Coinbase CEO: Crypto Mass Adoption May Take ‘Quite Some Time’




In a recent interview with Bloomberg at the Players Technology Summit in San Francisco, Coinbase CEO Brian Armstrong said that Bitcoin adoption and use is growing every year. However, he suggested that real mass adoption of Bitcoin as a payment solution is going to take time. Armstrong compared the industry’s growth with that of the internet nearly two decades ago:

"Remember that in 2001, the internet went through this crazy bubble where everybody’s expectations were way ahead of the actual value and it crashed down. But a lot of good companies got started in the trough as well – companies like Facebook, which later turned out to be a very big company. So, the same thing is happening. People’s expectations are all over the map, but I think the real-world adoption and usage is pretty steadily increasing each year.”

Armstrong also said that critics like Jamie Dimon and Warren Buffett are wrong, and observed that attitudes about digital currency have changed in recent years:

“If you go back six years, it was actually nine out of ten people I talked to were crypto skeptics. Now it’s getting harder and harder to find crypto skeptics. There probably are still some out there, but it’s becoming contrarian to be a crypto skeptic instead of the other way around. So, I think just like all new technologies when they first come out, people are skeptical – and then they start to see real-world use cases and they get a little bit more excited.”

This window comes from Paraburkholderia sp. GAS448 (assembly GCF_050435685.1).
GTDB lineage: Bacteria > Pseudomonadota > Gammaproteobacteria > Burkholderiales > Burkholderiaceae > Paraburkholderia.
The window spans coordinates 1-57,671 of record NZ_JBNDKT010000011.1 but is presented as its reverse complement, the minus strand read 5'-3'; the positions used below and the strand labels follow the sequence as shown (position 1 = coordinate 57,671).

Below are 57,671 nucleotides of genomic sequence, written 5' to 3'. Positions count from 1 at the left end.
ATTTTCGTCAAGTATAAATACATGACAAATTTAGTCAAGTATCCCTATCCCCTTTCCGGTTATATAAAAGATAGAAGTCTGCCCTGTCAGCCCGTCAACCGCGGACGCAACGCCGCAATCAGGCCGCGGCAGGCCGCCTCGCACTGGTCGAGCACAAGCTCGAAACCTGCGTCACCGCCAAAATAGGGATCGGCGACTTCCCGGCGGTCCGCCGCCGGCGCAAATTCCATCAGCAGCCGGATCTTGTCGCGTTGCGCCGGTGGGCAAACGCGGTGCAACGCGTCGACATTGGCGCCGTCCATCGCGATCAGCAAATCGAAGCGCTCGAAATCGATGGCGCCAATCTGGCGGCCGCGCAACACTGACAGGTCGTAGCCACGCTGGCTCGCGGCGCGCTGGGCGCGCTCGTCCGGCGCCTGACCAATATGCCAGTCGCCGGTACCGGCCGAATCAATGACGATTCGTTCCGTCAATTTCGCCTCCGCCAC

Armstrong also said that he is bullish on the potential for more organic adoption of cryptocurrency in the next three to five years, particularly in countries going through economic crisis. He then responded to a question about cryptocurrency’s actual usage rate by acknowledging that people are not commonly using it in “brick and mortar” stores. Rather, he said, the early use cases are things like online crowdfunding, gaming, and new user-generated content sites.

“I think it will be quite some time before you cross the streets and go to Starbucks in the U.S. and pay with crypto just because the financial system in the U.S. works pretty well for most consumers. There’s a higher pain point in other areas.”

Author: Ken Chase

Freelance writer whose interests include topics ranging from technology and finance to politics, fitness, and all things canine. Aspiring polymath, semi-professional skeptic, and passionate advocate for the judicious use of the Oxford comma.

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